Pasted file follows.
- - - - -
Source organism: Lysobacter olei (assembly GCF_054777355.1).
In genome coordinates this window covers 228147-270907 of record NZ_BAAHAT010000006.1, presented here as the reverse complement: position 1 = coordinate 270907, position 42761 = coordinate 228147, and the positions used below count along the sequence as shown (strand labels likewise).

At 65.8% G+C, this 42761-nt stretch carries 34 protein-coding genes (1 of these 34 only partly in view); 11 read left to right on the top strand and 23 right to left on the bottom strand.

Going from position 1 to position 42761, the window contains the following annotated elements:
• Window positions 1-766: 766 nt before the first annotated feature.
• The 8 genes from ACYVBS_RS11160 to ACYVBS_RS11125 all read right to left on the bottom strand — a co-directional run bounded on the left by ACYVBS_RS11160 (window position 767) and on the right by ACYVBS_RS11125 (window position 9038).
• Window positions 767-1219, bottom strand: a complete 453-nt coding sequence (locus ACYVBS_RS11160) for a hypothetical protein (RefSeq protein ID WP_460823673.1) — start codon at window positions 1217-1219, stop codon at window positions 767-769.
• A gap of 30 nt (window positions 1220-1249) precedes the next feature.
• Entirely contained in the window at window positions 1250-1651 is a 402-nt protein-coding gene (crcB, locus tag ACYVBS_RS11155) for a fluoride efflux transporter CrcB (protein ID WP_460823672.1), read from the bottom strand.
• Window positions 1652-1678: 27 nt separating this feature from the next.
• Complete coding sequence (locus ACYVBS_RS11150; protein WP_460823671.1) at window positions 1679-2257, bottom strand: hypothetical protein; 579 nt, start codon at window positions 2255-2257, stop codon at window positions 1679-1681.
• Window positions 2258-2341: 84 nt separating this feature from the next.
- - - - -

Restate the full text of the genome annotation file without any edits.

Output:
Source organism: Lysobacter olei (assembly GCF_054777355.1).
In genome coordinates this window covers 228147-270907 of record NZ_BAAHAT010000006.1, presented here as the reverse complement: position 1 = coordinate 270907, position 42761 = coordinate 228147, and the positions used below count along the sequence as shown (strand labels likewise).

At 65.8% G+C, this 42761-nt stretch carries 34 protein-coding genes (1 of these 34 only partly in view); 11 read left to right on the top strand and 23 right to left on the bottom strand.

Going from position 1 to position 42761, the window contains the following annotated elements:
• Window positions 1-766: 766 nt before the first annotated feature.
• The 8 genes from ACYVBS_RS11160 to ACYVBS_RS11125 all read right to left on the bottom strand — a co-directional run bounded on the left by ACYVBS_RS11160 (window position 767) and on the right by ACYVBS_RS11125 (window position 9038).
• Window positions 767-1219, bottom strand: a complete 453-nt coding sequence (locus ACYVBS_RS11160) for a hypothetical protein (RefSeq protein ID WP_460823673.1) — start codon at window positions 1217-1219, stop codon at window positions 767-769.
• A gap of 30 nt (window positions 1220-1249) precedes the next feature.
• Entirely contained in the window at window positions 1250-1651 is a 402-nt protein-coding gene (crcB, locus tag ACYVBS_RS11155) for a fluoride efflux transporter CrcB (protein ID WP_460823672.1), read from the bottom strand.
• Window positions 1652-1678: 27 nt separating this feature from the next.
• Complete coding sequence (locus ACYVBS_RS11150; protein WP_460823671.1) at window positions 1679-2257, bottom strand: hypothetical protein; 579 nt, start codon at window positions 2255-2257, stop codon at window positions 1679-1681.
• Window positions 2258-2341: 84 nt separating this feature from the next.